Marie de Villepin (b. 1986) has an artistic practice that synthesizes an incredible breadth of inspirations and lived experiences. Predominantly abstract, her large-scale canvases recall American postwar painting but with a decidedly updated twist, owing to the influence contemporary life and events have on her creative process.
Currently, the artist is the subject of “Murmuration,” her debut solo show in Hong Kong—and first major solo in Asia—held by Villepin gallery. The exhibition features works on canvas and paper that reference sources of inspiration ranging from music to film to photography.
We reached out to Marie de Villepin to learn more about how music is involved in her creative process and what visitors can expect in the current exhibition.
Can you tell us a little about your journey as an artist?
I was born in the United States and grew up in India before returning to France to study science. Quickly, I realized that this was not for me, and I chose an adventure in New York. I created several rock bands in which I sang, composed, and wrote lyrics. At the same time, I filled notebooks with drawings that became more and more important until they formed the basis of my first pictorial work.
After several years split between New York and Los Angeles, I went to Paris in 2019 for a solo exhibition, “New Creatures,” before joining Poush Manifesto in 2021, an artist collective in Aubvervilliers where I currently have my studio. After an exhibition last year at Galerie Charraudeau entitled “The Lost week-end,” I was lucky enough to be sponsored by Anselm Kiefer to participate in the Prix Marin.
What is your artistic process like—where do you start?
I like to work on large canvases in successive layers. It sometimes requires several days of drying, which allows me to work in parallel on paper. I always carry a notebook and acrylic pens or colored pencils. I glue any kind of debris I find on my way to fix the moment. It is a kind of coded diary. I like to go from the canvas to the notebook. It allows me to change scale and to specify techniques or to develop others according to my needs.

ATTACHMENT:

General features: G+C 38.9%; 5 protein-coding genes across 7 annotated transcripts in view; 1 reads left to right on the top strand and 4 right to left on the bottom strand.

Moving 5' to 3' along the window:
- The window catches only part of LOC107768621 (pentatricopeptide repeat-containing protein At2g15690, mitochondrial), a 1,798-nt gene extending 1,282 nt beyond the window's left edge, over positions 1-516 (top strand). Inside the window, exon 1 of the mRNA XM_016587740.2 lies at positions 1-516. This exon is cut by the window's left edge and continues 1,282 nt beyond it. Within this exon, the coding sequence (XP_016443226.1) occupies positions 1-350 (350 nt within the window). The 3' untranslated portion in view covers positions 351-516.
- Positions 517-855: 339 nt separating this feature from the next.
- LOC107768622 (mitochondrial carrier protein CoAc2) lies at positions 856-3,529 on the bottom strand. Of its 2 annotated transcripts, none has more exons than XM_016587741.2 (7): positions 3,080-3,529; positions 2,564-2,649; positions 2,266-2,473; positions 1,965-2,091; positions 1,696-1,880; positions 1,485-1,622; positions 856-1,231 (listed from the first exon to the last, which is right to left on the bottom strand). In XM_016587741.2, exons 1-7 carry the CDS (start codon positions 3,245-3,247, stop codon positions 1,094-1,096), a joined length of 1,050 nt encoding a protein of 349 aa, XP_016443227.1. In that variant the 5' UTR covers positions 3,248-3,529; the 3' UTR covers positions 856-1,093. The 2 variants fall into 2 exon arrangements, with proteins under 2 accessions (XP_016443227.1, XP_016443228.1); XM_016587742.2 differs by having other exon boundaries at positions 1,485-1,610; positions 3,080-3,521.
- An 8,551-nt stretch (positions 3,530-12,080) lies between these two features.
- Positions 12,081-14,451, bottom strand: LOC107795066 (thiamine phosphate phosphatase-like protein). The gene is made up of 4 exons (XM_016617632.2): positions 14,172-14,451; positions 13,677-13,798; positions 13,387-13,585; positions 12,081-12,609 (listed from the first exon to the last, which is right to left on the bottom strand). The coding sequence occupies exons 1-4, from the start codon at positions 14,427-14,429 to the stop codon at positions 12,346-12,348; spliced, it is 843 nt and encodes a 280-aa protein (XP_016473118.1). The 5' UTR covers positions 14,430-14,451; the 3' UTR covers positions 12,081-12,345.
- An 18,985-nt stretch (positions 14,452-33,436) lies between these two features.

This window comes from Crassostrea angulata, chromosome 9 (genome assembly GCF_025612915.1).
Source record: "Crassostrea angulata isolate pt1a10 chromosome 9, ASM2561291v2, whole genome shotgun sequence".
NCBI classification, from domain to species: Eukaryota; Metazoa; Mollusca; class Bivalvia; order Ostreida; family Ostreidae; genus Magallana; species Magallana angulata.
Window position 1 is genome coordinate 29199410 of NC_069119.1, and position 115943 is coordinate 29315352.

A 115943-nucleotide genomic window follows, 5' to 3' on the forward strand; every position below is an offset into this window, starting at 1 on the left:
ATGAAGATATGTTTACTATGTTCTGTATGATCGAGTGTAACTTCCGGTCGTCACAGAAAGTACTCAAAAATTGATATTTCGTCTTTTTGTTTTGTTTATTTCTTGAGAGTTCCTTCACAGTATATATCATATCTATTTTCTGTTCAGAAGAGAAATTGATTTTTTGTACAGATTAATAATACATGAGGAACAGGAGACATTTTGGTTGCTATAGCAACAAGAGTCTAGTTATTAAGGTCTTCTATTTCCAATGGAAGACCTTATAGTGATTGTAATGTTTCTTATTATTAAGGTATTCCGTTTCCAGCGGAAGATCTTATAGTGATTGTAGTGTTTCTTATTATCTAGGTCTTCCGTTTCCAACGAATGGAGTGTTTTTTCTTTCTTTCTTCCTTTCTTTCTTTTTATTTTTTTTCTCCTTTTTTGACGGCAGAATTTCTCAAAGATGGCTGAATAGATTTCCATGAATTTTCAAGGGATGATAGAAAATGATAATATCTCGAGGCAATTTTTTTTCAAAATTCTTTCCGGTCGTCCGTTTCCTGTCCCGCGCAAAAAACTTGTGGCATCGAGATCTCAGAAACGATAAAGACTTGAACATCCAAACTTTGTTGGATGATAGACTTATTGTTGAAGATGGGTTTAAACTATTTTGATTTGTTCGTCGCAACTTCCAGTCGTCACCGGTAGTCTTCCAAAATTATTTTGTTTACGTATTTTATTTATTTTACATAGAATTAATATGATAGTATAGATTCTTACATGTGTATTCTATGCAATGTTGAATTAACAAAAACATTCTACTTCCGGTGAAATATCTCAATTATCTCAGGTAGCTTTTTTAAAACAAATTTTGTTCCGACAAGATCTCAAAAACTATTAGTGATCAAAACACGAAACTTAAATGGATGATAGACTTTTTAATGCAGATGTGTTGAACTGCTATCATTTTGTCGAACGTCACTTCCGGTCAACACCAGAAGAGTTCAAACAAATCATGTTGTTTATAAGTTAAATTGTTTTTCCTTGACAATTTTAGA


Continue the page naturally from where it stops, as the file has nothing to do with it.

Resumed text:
I often take time to choose my canvases and to prepare them. There is an incredible variety in the fiber of the canvas, as if it already contained, in germ, all the diversity of the world. No two canvases are exactly alike. This creates a kind of dialogue with the material.
I try to multiply the possibilities by exploring mediums as diverse as possible: pencil, charcoal, pastels, collage, and, obviously, oil paint. I notice that the medium often determines the direction of my creations: figuration springs up more spontaneously when I use paper, and, on the contrary, abstraction becomes more obvious with canvas.
How would you describe the role that music plays in your work?
I try to engrave in my paintings a specific soundtrack. I would like people to look at my paintings as if they were reading a score, with notes that, when put together, would create an inner music. My notebooks are full of drawings elaborated to the rhythm of songs; often, they give their titles to my works. I have the impression that it is a way of transcribing authentic moments, of preserving them and sharing them. As in music, there is the repetition of motifs, the alternation of sounds and silences, a rhythm that gives a texture, that transforms the space.